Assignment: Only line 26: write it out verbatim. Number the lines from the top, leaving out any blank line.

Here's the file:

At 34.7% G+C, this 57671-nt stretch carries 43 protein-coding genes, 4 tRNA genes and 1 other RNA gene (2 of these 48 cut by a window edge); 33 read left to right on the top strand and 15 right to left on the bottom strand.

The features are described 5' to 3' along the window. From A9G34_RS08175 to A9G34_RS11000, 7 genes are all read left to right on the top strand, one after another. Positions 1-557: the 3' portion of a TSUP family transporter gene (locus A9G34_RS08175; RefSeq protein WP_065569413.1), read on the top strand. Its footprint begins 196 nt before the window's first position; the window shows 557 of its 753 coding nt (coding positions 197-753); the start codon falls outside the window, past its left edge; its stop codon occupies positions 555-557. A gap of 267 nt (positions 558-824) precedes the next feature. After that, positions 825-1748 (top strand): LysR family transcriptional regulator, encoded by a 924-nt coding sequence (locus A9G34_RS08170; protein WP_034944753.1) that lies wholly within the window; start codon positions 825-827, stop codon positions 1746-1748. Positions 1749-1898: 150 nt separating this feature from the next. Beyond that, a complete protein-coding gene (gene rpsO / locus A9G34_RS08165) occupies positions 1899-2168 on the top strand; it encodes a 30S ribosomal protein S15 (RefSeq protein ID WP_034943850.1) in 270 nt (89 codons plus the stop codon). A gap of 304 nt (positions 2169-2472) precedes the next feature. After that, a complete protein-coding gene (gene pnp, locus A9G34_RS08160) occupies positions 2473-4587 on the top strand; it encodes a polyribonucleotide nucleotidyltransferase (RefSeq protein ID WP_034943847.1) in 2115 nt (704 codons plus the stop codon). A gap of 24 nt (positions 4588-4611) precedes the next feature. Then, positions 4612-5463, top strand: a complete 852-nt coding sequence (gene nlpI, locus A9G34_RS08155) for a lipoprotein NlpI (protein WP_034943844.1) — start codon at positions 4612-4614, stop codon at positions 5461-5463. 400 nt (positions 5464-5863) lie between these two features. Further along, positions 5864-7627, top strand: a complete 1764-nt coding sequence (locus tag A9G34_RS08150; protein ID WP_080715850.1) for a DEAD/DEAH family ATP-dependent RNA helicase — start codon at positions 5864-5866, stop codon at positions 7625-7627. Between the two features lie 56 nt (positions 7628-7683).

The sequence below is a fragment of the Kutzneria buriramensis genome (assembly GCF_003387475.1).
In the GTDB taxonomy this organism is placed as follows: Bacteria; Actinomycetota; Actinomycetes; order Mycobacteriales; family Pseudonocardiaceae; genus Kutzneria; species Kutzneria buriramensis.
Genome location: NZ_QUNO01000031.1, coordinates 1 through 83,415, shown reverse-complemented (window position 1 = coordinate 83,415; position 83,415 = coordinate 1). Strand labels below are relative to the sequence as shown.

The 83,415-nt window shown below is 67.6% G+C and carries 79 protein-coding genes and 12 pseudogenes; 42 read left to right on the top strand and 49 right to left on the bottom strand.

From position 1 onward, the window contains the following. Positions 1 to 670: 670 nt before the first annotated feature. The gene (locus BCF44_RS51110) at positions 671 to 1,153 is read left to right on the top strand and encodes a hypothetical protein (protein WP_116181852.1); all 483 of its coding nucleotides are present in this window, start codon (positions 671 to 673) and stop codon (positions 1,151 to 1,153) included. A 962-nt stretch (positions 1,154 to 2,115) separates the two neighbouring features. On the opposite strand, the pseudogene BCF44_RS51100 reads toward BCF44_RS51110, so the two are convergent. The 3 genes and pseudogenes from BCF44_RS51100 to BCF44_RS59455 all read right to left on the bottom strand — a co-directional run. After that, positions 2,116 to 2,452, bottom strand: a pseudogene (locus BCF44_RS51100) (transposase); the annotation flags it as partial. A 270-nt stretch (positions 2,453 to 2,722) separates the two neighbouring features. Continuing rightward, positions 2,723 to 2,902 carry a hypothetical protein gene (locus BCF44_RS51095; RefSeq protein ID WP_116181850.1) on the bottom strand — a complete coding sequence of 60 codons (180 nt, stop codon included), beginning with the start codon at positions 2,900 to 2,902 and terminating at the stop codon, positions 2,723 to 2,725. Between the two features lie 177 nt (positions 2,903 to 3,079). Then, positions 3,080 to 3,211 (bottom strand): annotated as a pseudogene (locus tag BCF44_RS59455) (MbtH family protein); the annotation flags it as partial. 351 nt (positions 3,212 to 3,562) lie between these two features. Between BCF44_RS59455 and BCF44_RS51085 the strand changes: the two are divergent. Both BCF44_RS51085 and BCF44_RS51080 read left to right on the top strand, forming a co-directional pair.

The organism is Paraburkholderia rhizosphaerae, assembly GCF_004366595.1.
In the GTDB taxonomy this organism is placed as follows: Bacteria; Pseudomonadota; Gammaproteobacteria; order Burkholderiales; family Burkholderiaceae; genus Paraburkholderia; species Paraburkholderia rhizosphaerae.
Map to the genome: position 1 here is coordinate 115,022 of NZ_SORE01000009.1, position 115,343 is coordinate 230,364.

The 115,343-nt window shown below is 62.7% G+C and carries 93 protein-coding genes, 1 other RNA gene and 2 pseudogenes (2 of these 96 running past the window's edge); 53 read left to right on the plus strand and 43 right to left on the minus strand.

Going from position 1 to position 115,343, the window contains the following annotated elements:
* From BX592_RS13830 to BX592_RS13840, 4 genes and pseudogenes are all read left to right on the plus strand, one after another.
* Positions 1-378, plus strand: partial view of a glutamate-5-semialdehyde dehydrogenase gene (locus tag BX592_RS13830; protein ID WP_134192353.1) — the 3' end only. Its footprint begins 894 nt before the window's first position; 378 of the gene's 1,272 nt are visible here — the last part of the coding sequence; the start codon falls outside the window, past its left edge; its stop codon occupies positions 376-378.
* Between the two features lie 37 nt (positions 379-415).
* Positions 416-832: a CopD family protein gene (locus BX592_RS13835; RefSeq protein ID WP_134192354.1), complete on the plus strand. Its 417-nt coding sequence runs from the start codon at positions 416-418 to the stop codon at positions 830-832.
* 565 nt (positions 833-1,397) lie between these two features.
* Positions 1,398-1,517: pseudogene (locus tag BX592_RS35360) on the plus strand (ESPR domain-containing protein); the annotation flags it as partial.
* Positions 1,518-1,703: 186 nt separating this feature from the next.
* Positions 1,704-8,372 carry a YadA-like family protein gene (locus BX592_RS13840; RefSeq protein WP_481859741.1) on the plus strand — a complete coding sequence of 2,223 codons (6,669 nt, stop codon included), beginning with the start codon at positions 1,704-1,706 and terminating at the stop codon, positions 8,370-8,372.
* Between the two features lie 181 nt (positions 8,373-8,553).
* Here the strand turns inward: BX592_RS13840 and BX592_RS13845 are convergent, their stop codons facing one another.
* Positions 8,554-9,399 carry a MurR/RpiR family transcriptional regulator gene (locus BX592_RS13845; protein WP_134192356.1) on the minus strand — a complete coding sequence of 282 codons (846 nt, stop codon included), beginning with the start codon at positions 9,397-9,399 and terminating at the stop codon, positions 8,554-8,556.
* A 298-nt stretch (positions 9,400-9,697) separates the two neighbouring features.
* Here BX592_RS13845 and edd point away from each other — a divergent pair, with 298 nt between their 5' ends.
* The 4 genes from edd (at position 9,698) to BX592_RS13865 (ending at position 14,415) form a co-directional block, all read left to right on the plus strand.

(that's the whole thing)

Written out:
* The 4 genes from edd (at position 9,698) to BX592_RS13865 (ending at position 14,415) form a co-directional block, all read left to right on the plus strand.